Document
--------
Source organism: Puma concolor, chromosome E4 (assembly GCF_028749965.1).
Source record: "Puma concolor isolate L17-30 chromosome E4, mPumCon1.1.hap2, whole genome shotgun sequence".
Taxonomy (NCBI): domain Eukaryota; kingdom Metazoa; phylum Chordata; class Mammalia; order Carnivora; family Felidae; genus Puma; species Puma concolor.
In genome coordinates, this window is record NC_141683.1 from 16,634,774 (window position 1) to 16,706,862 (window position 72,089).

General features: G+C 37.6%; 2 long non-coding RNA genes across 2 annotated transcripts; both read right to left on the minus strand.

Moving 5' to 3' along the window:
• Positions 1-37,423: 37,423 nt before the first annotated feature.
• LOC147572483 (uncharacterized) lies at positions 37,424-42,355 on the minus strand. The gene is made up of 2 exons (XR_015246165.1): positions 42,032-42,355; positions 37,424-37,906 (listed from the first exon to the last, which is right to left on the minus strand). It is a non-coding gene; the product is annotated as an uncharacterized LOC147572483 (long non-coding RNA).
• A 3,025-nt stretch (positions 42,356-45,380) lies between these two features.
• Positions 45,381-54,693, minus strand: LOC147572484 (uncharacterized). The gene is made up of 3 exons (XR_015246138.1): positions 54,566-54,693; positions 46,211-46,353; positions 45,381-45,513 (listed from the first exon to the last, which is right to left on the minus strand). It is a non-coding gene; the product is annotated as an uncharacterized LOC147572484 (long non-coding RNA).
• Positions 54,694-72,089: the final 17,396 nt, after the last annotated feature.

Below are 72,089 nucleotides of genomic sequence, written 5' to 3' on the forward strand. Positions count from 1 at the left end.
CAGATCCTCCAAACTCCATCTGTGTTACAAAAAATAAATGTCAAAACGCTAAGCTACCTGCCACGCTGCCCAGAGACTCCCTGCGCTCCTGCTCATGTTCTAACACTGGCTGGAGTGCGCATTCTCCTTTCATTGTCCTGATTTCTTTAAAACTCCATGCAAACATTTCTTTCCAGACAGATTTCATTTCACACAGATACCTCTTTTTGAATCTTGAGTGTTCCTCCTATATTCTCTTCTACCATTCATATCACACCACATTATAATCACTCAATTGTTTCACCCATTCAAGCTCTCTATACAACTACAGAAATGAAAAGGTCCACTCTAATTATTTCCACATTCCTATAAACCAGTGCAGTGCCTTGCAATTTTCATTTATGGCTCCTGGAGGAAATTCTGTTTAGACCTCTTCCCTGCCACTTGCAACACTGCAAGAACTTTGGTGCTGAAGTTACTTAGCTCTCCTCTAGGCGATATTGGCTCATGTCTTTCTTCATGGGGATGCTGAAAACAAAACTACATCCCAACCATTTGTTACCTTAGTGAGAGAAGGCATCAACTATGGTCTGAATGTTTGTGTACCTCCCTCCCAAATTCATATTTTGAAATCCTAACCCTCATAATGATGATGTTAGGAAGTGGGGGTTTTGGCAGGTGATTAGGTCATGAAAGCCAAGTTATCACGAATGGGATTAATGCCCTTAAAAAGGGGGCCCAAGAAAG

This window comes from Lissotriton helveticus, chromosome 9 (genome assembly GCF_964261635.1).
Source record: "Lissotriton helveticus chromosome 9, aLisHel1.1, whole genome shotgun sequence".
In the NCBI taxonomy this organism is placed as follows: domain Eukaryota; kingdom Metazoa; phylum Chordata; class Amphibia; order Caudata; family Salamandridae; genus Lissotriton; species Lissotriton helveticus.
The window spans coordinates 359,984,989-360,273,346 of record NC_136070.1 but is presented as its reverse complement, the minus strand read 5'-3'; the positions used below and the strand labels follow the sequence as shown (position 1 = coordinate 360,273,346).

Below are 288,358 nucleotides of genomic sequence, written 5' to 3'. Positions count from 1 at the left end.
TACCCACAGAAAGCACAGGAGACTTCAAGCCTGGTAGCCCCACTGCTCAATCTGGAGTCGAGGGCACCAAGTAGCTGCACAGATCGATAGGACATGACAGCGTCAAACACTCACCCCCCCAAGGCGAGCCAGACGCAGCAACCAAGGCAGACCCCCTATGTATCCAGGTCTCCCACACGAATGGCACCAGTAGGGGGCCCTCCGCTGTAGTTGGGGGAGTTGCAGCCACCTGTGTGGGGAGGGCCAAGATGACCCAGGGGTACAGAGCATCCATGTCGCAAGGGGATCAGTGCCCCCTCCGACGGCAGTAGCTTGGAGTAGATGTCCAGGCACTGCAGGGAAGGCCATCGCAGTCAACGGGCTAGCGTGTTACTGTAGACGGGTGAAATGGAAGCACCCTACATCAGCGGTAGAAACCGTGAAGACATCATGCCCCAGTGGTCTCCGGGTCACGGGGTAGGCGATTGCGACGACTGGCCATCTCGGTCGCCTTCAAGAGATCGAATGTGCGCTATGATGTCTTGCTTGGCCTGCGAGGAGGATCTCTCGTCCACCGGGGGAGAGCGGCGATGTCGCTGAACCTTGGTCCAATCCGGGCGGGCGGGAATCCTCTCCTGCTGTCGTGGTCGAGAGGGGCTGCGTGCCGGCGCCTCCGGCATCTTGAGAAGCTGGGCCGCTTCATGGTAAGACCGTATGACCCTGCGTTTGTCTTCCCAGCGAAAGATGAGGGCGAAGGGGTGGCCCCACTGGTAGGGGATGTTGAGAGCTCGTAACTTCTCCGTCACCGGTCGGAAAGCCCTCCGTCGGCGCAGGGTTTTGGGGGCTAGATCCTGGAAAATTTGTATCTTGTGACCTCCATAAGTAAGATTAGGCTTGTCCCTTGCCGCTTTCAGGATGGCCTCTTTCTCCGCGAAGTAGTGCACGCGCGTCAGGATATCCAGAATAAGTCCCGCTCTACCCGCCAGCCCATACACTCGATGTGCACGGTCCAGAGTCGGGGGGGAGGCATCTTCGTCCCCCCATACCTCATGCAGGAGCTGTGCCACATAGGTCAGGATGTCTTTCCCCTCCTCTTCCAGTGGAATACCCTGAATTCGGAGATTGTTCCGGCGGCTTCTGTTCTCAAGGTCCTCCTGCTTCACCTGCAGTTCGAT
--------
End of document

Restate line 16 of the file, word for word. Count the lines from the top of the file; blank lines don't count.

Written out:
In the NCBI taxonomy this organism is placed as follows: domain Eukaryota; kingdom Metazoa; phylum Chordata; class Amphibia; order Caudata; family Salamandridae; genus Lissotriton; species Lissotriton helveticus.